means for generating a voltage reference signal; and
means for comparing said input voltage to said voltage reference signal and generating said first low input voltage signal and said second low input voltage signal in accordance with a predetermined drop in said input voltage signal.
13. The LED driver as recited in claim 6 wherein said driver comprises:
means for monitoring a first voltage across said first current sensing resistor, and when an open circuit is detected generating a first failure signal;
means for monitoring a second voltage across said current sensing resistor, and when an open circuit is detected generating a second failure signal; and
said first failure signal and said second failure signal being connected to said feedback circuit for turning off said control switch when either one of said first failure signal or second failure signal occurs.
Description
CROSS-REFERENCE TO RELATED APPLICATIONS

This is a non-provisional Patent Application claiming priority of provisional application for patent No. 60/498,244 filed Aug. 27, 2003.

BACKGROUND OF THE INVENTION

1. Field of the Invention

This invention relates generally to light emitting diodes (LEDs) used in light sources in automobiles and other vehicles, and in particular to a driver circuit that provides linear regulated current and reduced input voltage operation.

2. Description of Related Art

Advances in light emitting diodes (LEDs) have made LEDs very attractive for use in vehicles because of their long operation life, higher efficiency and low profile. LED light output is proportional to the LED current, and therefore, a current source is the preferred method of driving the LEDs. When LEDs are used in higher power applications such as the rear combination lights (STOP/TURN/TAIL), lower efficiency, cumbersome current regulation, switching noise and cost have been problems along with a desire to operate over a reduced input voltage range.

Prior art patents include U.S. Pat. No. 5,742,133 issued Apr. 21, 1998 to Wilhelm Wilhelm et al and assigned to Siemens Aktiengesellschaft of Munich, Germany discloses a driver circuit for a LED comprising a switch device connected to a LED controlled by an input signal and having a current source. The switch device short-circuits the LED after a transition to a first switching state, and the switch device supplies the LED from the current source after a transition to a second switching state. However, this switching driver circuit produces unwanted switching noise and does not have a TAIL light capability.

U.S. Pat. No. 6,362,578 issued Mar. 26, 2002 to David F. Swanson et al and assigned to STMicroelectronics, Inc. of Carrollton, Tex. which discloses a LED driver circuit having a PWM controller for setting a PWM duty cycle for LED arrays of light emitting diodes (LEDs) to determine the brightness of the LEDs. However, hard switching of the LEDs ON and OFF occurs which causes switching noise to be generated and the switching noise makes it difficult to meet automotive requirements for radiated and conducted emissions. U.S. Pat. No. 6,586,890 issued Jul. 1, 2003 to Young-Kee Min et al and assigned to Koninklijke Philips Electronics, N.V. of Eindhoven, NL discloses a LED driver circuit for providing power to LEDs using pulse width modulation (PWM). Current feedback is used to adjust power to LED arrays and provides a full light and dim light modes of operation. A frequency is selected to limit electromagnetic interference (EMI). However, a power supply must be provided to account for variation in the input voltage to keep the string of LED's supplied with enough voltage.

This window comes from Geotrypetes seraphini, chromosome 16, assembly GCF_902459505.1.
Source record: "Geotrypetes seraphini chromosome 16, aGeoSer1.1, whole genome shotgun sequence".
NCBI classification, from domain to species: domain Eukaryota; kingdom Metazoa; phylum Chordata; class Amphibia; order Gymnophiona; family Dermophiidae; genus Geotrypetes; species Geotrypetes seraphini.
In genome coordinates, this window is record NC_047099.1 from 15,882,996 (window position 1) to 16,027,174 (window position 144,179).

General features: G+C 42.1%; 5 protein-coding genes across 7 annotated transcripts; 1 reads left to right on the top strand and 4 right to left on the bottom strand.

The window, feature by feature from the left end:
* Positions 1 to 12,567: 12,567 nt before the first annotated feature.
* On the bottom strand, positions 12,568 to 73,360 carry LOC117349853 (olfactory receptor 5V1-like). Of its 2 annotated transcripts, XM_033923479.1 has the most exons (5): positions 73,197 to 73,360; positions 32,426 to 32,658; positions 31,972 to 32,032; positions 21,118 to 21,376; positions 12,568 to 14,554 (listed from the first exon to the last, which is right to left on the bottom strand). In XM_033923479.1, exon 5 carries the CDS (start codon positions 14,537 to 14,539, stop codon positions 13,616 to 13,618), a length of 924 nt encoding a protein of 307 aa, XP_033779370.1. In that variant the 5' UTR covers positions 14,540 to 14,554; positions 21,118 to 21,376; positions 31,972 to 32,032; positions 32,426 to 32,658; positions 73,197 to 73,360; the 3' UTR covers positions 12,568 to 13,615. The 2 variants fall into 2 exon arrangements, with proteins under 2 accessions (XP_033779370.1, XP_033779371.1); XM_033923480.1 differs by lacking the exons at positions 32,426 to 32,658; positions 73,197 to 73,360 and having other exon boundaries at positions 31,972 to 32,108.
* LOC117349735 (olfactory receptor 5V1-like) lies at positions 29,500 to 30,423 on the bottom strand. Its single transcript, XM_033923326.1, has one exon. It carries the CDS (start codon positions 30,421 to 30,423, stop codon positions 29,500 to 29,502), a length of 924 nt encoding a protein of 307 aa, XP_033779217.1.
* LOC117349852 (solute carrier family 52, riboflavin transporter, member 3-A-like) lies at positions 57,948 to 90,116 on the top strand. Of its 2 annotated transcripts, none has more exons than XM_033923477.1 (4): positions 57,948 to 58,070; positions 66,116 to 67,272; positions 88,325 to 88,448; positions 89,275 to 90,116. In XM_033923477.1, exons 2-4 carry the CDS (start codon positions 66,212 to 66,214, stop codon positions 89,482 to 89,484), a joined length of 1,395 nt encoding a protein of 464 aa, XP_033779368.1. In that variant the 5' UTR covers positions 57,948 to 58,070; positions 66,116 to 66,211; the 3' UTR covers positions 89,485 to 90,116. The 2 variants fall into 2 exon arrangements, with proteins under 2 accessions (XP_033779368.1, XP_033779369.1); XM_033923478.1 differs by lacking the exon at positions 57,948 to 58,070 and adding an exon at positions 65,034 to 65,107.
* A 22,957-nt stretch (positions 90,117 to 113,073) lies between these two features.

SUMMARY OF THE INVENTION

Accordingly, it is therefore an object of this invention to provide a driver circuit for a high efficiency LED Vehicle Lamp with low switching noise having TAIL and STOP modes of operation.

It is another object of this invention to sense failure modes in the LED strings of the LED Vehicle Lamp and shut down the driver circuit.

It is yet another object of this invention to sense low input voltage and reconfigure the LED strings to maintain continued operation with legal light intensity.

It is a further object of this invention to provide a LED driver circuit having a constant current generator that controls the sum of the current in each string of the LED array.

It is another object of this invention to provide a LED driver circuit to provide low and high power modes for Tail and Stop automotive requirements.

These and other objects are accomplished by providing a first embodiment of a LED Driver comprising a means for driving a first LED string in response to a STOP signal, means for driving a second LED string in response to the STOP signal, means for detecting a predetermined drop in an input voltage (VIN) to the driver and generating a bypass signal, means connected across at least one LED in the first LED string for bypassing the at least one LED in response to the bypass signal from the detecting means, means connected across at least one LED in the second LED string for bypassing the at least one LED in response to the bypass signal from the detecting means. The driver comprises means for shutting-off the first driving means and the second driving means when the STOP signal is in a non-active state and a TAIL signal is in an active state, and means for providing a current source to the first LED string in response to the active TAIL signal. The first driving means comprises a first transistor switch in series with a first current limiting resistor. The second driving means comprises a second transistor switch in series with a second current limiting resistor. The detecting means comprises means for generating a voltage reference signal, and means for comparing a portion of the input voltage to the voltage reference signal and generating the detecting means bypass signal when the predetermined drop in the input voltage occurs.